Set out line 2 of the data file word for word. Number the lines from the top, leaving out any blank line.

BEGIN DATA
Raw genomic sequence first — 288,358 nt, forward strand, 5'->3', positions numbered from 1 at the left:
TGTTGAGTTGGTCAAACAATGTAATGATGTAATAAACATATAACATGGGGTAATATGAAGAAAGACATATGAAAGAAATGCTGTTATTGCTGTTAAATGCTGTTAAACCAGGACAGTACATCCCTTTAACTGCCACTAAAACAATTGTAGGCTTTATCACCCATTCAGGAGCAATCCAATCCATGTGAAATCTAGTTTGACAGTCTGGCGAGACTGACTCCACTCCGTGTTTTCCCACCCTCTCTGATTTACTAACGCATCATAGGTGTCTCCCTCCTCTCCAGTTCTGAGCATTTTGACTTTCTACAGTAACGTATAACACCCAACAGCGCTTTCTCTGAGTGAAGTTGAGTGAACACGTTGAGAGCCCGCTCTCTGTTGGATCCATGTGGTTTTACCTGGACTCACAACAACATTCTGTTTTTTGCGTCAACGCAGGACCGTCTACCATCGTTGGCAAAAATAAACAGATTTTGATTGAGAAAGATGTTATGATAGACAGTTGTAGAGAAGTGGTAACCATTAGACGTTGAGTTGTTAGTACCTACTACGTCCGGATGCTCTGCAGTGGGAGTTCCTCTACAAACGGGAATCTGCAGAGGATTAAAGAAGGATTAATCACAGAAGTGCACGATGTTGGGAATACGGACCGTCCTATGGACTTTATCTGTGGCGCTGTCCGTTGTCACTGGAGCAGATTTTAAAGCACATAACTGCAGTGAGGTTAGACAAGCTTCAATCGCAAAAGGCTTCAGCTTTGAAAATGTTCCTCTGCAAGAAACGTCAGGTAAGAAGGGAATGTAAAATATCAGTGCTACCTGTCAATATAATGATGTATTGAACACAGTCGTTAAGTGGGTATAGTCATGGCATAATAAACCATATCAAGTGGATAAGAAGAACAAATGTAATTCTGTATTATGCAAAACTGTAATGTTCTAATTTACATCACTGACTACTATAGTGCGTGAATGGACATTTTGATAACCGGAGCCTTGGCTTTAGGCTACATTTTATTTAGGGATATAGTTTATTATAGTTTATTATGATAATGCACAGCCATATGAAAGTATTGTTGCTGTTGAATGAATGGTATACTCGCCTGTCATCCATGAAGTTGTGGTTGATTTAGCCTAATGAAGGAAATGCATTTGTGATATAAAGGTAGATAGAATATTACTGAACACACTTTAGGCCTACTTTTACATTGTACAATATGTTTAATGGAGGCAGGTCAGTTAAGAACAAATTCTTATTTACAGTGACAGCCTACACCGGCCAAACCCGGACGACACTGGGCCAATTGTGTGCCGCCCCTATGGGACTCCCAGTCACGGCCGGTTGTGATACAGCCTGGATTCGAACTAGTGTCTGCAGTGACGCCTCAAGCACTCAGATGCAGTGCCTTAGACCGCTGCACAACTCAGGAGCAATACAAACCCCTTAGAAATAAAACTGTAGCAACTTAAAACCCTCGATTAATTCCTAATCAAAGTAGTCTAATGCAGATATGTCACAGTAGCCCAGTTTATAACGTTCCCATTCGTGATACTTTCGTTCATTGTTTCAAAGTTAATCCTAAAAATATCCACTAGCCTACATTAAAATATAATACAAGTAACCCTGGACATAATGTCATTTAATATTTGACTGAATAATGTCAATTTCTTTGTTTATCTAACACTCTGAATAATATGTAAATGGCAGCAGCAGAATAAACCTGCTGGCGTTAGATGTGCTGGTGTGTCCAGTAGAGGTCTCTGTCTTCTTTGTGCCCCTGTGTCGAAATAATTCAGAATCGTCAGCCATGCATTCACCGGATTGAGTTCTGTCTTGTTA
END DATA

TGTTGAGTTGGTCAAACAATGTAATGATGTAATAAACATATAACATGGGGTAATATGAAGAAAGACATATGAAAGAAATGCTGTTATTGCTGTTAAATGCTGTTAAACCAGGACAGTACATCCCTTTAACTGCCACTAAAACAATTGTAGGCTTTATCACCCATTCAGGAGCAATCCAATCCATGTGAAATCTAGTTTGACAGTCTGGCGAGACTGACTCCACTCCGTGTTTTCCCACCCTCTCTGATTTACTAACGCATCATAGGTGTCTCCCTCCTCTCCAGTTCTGAGCATTTTGACTTTCTACAGTAACGTATAACACCCAACAGCGCTTTCTCTGAGTGAAGTTGAGTGAACACGTTGAGAGCCCGCTCTCTGTTGGATCCATGTGGTTTTACCTGGACTCACAACAACATTCTGTTTTTTGCGTCAACGCAGGACCGTCTACCATCGTTGGCAAAAATAAACAGATTTTGATTGAGAAAGATGTTATGATAGACAGTTGTAGAGAAGTGGTAACCATTAGACGTTGAGTTGTTAGTACCTACTACGTCCGGATGCTCTGCAGTGGGAGTTCCTCTACAAACGGGAATCTGCAGAGGATTAAAGAAGGATTAATCACAGAAGTGCACGATGTTGGGAATACGGACCGTCCTATGGACTTTATCTGTGGCGCTGTCCGTTGTCACTGGAGCAGATTTTAAAGCACATAACTGCAGTGAGGTTAGACAAGCTTCAATCGCAAAAGGCTTCAGCTTTGAAAATGTTCCTCTGCAAGAAACGTCAGGTAAGAAGGGAATGTAAAATATCAGTGCTACCTGTCAATATAATGATGTATTGAACACAGTCGTTAAGTGGGTATAGTCATGGCATAATAAACCATATCAAGTGGATAAGAAGAACAAATGTAATTCTGTATTATGCAAAACTGTAATGTTCTAATTTACATCACTGACTACTATAGTGCGTGAATGGACATTTTGATAACCGGAGCCTTGGCTTTAGGCTACATTTTATTTAGGGATATAGTTTATTATAGTTTATTATGATAATGCACAGCCATATGAAAGTATTGTTGCTGTTGAATGAATGGTATACTCGCCTGTCATCCATGAAGTTGTGGTTGATTTAGCCTAATGAAGGAAATGCATTTGTGATATAAAGGTAGATAGAATATTACTGAACACACTTTAGGCCTACTTTTACATTGTACAATATGTTTAATGGAGGCAGGTCAGTTAAGAACAAATTCTTATTTACAGTGACAGCCTACACCGGCCAAACCCGGACGACACTGGGCCAATTGTGTGCCGCCCCTATGGGACTCCCAGTCACGGCCGGTTGTGATACAGCCTGGATTCGAACTAGTGTCTGCAGTGACGCCTCAAGCACTCAGATGCAGTGCCTTAGACCGCTGCACAACTCAGGAGCAATACAAACCCCTTAGAAATAAAACTGTAGCAACTTAAAACCCTCGATTAATTCCTAATCAAAGTAGTCTAATGCAGATATGTCACAGTAGCCCAGTTTATAACGTTCCCATTCGTGATACTTTCGTTCATTGTTTCAAAGTTAATCCTAAAAATATCCACTAGCCTACATTAAAATATAATACAAGTAACCCTGGACATAATGTCATTTAATATTTGACTGAATAATGTCAATTTCTTTGTTTATCTAACACTCTGAATAATATGTAAATGGCAGCAGCAGAATAAACCTGCTGGCGTTAGATGTGCTGGTGTGTCCAGTAGAGGTCTCTGTCTTCTTTGTGCCCCTGTGTCGAAATAATTCAGAATCGTCAGCCATGCATTCACCGGATTGAGTTCTGTCTTGTTA